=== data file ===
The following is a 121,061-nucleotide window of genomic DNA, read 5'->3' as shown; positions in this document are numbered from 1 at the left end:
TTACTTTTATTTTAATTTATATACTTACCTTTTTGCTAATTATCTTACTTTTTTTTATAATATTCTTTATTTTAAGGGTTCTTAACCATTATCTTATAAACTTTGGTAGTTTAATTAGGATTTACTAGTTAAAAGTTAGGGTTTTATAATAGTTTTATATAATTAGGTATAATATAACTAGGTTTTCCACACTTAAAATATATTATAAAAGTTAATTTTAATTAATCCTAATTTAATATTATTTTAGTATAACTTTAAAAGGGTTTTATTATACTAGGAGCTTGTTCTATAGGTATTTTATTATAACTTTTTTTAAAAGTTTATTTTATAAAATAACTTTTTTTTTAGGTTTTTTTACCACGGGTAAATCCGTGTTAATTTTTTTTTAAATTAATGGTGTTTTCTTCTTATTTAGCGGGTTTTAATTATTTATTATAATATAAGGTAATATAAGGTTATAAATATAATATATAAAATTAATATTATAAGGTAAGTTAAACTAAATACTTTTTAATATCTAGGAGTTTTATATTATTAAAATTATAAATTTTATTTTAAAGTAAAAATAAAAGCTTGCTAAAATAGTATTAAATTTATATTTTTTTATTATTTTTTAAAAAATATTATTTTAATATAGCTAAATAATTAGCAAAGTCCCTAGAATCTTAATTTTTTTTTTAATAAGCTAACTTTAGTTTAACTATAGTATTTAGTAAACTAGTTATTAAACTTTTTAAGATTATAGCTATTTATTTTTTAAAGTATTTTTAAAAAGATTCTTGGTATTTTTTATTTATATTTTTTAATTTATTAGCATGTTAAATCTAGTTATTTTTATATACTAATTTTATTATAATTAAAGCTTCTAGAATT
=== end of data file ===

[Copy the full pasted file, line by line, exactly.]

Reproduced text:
The following is a 121,061-nucleotide window of genomic DNA, read 5'->3' as shown; positions in this document are numbered from 1 at the left end:
TTACTTTTATTTTAATTTATATACTTACCTTTTTGCTAATTATCTTACTTTTTTTTATAATATTCTTTATTTTAAGGGTTCTTAACCATTATCTTATAAACTTTGGTAGTTTAATTAGGATTTACTAGTTAAAAGTTAGGGTTTTATAATAGTTTTATATAATTAGGTATAATATAACTAGGTTTTCCACACTTAAAATATATTATAAAAGTTAATTTTAATTAATCCTAATTTAATATTATTTTAGTATAACTTTAAAAGGGTTTTATTATACTAGGAGCTTGTTCTATAGGTATTTTATTATAACTTTTTTTAAAAGTTTATTTTATAAAATAACTTTTTTTTTAGGTTTTTTTACCACGGGTAAATCCGTGTTAATTTTTTTTTAAATTAATGGTGTTTTCTTCTTATTTAGCGGGTTTTAATTATTTATTATAATATAAGGTAATATAAGGTTATAAATATAATATATAAAATTAATATTATAAGGTAAGTTAAACTAAATACTTTTTAATATCTAGGAGTTTTATATTATTAAAATTATAAATTTTATTTTAAAGTAAAAATAAAAGCTTGCTAAAATAGTATTAAATTTATATTTTTTTATTATTTTTTAAAAAATATTATTTTAATATAGCTAAATAATTAGCAAAGTCCCTAGAATCTTAATTTTTTTTTTAATAAGCTAACTTTAGTTTAACTATAGTATTTAGTAAACTAGTTATTAAACTTTTTAAGATTATAGCTATTTATTTTTTAAAGTATTTTTAAAAAGATTCTTGGTATTTTTTATTTATATTTTTTAATTTATTAGCATGTTAAATCTAGTTATTTTTATATACTAATTTTATTATAATTAAAGCTTCTAGAATT